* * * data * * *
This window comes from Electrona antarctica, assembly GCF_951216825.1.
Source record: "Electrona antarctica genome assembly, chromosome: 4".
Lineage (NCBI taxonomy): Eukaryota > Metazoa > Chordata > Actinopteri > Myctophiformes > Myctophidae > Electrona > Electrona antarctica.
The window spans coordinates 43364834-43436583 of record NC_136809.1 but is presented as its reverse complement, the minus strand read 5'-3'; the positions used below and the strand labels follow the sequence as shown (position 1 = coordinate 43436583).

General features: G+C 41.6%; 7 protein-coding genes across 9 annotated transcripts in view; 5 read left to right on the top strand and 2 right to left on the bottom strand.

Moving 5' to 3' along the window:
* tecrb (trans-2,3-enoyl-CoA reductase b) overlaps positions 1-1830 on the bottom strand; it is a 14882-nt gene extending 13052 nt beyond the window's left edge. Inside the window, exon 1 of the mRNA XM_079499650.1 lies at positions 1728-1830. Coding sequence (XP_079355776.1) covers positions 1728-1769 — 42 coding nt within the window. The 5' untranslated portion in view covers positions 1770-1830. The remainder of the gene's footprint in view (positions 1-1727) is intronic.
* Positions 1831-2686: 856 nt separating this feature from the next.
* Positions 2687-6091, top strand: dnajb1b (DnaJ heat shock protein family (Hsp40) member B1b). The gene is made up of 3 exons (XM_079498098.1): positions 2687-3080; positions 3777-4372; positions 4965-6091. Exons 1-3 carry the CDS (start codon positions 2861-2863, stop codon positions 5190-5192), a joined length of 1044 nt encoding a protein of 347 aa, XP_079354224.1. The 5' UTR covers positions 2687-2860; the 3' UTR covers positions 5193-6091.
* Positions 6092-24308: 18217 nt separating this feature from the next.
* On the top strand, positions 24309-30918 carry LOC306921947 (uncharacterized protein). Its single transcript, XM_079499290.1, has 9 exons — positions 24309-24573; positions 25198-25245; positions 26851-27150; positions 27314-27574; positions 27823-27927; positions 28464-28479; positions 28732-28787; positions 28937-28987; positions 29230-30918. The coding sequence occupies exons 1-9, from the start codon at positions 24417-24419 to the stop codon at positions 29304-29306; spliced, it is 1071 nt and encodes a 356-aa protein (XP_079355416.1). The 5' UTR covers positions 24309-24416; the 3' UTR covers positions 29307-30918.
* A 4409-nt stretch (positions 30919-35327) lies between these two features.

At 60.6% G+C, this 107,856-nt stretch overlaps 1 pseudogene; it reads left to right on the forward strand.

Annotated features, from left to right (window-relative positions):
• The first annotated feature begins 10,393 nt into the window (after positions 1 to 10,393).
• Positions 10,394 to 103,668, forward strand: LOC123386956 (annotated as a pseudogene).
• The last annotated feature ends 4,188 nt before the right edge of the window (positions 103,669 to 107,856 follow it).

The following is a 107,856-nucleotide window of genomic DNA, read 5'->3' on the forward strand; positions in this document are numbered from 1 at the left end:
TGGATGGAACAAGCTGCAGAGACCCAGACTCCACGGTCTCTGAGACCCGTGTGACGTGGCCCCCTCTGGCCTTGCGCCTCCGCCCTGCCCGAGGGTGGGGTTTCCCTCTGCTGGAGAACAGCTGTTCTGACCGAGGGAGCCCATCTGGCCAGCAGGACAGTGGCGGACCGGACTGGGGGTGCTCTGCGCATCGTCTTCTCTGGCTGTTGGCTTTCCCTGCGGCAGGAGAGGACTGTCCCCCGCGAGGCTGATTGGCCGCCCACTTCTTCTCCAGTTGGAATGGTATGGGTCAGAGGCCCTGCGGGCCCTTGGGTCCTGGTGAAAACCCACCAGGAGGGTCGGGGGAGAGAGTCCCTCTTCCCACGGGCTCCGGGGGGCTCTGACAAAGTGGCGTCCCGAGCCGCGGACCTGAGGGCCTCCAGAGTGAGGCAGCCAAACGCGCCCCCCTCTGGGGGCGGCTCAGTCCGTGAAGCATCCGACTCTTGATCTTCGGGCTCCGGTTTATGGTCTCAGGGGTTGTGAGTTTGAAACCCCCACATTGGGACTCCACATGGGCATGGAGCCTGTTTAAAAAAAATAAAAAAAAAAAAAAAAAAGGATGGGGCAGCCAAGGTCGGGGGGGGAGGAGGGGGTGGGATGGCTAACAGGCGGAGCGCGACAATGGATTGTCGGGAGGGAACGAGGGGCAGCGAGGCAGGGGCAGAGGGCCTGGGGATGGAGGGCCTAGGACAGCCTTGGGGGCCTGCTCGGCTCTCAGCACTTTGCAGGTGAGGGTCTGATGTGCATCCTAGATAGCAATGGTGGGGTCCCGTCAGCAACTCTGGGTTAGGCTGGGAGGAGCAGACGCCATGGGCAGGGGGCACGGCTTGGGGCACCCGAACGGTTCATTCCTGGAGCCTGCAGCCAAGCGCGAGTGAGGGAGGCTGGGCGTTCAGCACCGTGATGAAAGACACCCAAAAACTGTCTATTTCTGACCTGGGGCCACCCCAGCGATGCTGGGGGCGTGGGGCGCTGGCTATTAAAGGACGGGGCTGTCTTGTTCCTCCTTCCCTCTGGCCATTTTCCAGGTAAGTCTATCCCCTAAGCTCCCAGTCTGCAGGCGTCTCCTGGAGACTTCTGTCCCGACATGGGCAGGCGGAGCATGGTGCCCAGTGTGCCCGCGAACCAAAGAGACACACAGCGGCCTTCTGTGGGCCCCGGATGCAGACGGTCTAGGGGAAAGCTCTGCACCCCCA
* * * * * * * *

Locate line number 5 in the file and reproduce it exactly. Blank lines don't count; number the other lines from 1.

General features: G+C 41.6%; 7 protein-coding genes across 9 annotated transcripts in view; 5 read left to right on the top strand and 2 right to left on the bottom strand.